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Taking on the Touareg

3rd Apr 2013 4:46 pm

We put the VolkswagenTouareg through a rigorous off-road test to see if VW's tall claims of the SUV's abilities hold up.

Outrageous claims, half truths and blatant lies. That’s pretty much what the majority of advertisements these days want you to believe. Slimming teas that morph your physique from a couch potato’s to a ramp model’s, magic rings that promise Bill Gates’ wealth (overnight, of course) and inflatable sofas that are strong enough to hold two trucks on either side (don’t even ask why) are some of the finer examples from afterhours television.

Touareg's off-road toys accessed from this console behind the gearlever

Even in the automotive space, you have over-the-top advertisements of motorcycles that will deliver 100kpl under ‘standard test conditions’ and rudimentary utility vehicles being driven flat-out on what could pass off as a stage on the Dakar Rally. You can’t help but take these ads with a bucketful of salt.

But every once in a while you see something believable, something that really speaks about a product’s abilities and little else. Volkswagen ran such a campaign for the new Touareg. In true VW style, the presentation was simple. All that the manufacturer claimed was that its burly, premium SUV is good enough to take off-road courtesy its decline assist, sideways tilt ability and the ability to wade through fairly deep water. Three ads, three claims. Question is, should you believe those claims? Should you risk taking your Rs 58.5 lakh (ex-showroom, Delhi) Touareg into the wild in the belief that it’ll get you back safely? Time then to bring out our lab coats and run some experiments.

Digits on the right indicate the decline angle. 

Our open-air laboratory is the fairly challenging off-road trail at Nineteen Degrees North at Aamby Valley near Lonavala. It’s the same place where Mahindra held its Great Escape in the monsoons earlier this year, so we know it’s not going to be easygoing for the Touareg that VW has lent us. Unwilling at first, VW’s press team finally relents and gives us the SUV, hoping all will go well. Well, a lot of that depends on what the Touareg can and cannot do. Here goes.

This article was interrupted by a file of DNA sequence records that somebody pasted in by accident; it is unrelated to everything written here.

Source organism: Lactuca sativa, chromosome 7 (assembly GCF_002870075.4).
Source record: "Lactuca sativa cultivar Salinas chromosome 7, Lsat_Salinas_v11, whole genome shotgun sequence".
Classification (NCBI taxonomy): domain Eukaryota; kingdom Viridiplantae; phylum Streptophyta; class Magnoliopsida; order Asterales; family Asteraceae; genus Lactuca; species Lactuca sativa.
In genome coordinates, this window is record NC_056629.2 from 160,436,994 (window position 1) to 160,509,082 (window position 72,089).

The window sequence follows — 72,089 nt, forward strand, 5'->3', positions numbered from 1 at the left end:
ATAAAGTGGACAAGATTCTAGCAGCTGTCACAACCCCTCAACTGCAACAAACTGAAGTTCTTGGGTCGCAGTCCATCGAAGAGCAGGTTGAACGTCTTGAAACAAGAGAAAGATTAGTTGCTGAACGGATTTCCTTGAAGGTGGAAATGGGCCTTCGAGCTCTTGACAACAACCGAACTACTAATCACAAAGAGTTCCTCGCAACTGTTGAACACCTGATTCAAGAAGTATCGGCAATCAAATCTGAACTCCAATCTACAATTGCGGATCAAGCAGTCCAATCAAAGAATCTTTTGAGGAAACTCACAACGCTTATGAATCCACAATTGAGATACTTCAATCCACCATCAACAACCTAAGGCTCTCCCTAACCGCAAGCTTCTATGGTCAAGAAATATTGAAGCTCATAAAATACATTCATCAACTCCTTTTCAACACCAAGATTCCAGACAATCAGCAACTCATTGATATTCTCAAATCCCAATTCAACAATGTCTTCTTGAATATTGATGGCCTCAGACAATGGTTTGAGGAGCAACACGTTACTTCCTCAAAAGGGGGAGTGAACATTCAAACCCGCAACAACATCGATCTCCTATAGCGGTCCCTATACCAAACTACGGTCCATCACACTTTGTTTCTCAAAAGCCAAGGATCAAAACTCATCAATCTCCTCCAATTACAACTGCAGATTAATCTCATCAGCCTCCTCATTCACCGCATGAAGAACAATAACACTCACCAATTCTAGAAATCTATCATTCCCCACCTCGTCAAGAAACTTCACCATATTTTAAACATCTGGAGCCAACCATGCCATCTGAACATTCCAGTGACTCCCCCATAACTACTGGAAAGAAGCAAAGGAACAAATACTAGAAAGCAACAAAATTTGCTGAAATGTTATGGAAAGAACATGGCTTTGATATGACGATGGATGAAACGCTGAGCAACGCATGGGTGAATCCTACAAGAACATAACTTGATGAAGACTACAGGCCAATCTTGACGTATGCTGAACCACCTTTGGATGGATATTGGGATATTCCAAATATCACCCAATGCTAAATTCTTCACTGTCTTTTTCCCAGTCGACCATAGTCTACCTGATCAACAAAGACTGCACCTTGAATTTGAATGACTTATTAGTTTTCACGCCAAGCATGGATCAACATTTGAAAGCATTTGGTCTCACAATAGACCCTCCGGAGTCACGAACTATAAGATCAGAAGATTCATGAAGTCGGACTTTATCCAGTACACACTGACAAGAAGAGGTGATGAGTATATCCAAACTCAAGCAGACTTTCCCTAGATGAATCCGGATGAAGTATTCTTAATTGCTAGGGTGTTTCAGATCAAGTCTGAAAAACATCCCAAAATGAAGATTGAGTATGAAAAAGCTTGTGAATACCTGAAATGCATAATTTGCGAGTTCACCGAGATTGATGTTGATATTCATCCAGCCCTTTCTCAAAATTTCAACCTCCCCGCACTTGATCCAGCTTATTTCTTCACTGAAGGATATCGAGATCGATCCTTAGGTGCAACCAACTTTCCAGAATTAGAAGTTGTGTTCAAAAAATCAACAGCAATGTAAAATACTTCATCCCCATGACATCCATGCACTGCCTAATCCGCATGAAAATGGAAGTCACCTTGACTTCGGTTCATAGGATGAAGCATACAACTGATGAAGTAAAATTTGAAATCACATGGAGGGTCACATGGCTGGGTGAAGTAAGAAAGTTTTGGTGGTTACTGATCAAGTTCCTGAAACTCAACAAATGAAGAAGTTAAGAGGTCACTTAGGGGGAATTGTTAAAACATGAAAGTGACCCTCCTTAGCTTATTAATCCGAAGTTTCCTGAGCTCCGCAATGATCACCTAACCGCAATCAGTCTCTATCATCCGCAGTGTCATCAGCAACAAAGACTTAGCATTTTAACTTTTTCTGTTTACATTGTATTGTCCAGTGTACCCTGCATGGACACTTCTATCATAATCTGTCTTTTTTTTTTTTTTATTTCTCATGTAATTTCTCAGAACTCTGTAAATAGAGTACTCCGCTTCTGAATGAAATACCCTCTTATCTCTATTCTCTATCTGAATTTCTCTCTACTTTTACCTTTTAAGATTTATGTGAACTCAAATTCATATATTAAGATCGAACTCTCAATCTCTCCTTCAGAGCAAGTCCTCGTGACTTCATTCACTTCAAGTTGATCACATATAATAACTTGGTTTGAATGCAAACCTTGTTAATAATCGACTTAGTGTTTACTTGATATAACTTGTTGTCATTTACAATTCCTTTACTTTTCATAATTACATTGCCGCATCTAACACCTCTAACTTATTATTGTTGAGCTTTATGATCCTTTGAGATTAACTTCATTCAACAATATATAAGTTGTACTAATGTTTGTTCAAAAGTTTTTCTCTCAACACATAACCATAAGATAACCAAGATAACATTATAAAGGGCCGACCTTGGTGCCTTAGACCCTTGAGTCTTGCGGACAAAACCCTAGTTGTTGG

Claim 1: Goin’ down

Our first task is to check the Touareg’s Hill Descent Assist. VW claims its SUV’s sophisticated electronics will see you through a 31-degree descent. That may not seem like much on a protractor, but when you’re driving downhill in something that weighs 2.1 tonnes, it is more than a bit intimidating. There’s confidence in knowing the Touareg has an approach angle of 24 degrees, departure angle of 25 degrees and a ramp breakover of 27 degrees. But more than anything else, this is a test of its Hill Descent Assist (see box on page 127). The system, in effect, governs engine speed and automatically modulates the brakes to maintain a steady crawl downhill. All a driver needs to do is steer.

Touareg's Hill Descent Assist modulates brakes, ABS and ESP to help it drive down steep slopes. All that's left for the driver to do is to steer to keep out of trouble.

So without wasting much time, I gingerly turn on to a sharp descent that leads us to a small lake. We’re now perched precariously on a hill side. Gulp. I let go of the brake and allow the electronics to do their thing. The seatbelts tighten, there’s a creak here and a minor slide there (we’re on loose mud) but the Touareg maintains its composure. In a matter of seconds, we reach level ground as if nothing happened. That was quite slick. We couldn’t find a steeper descent (the best we managed was 24 degrees), but I’m convinced the Touareg will match the claim easily.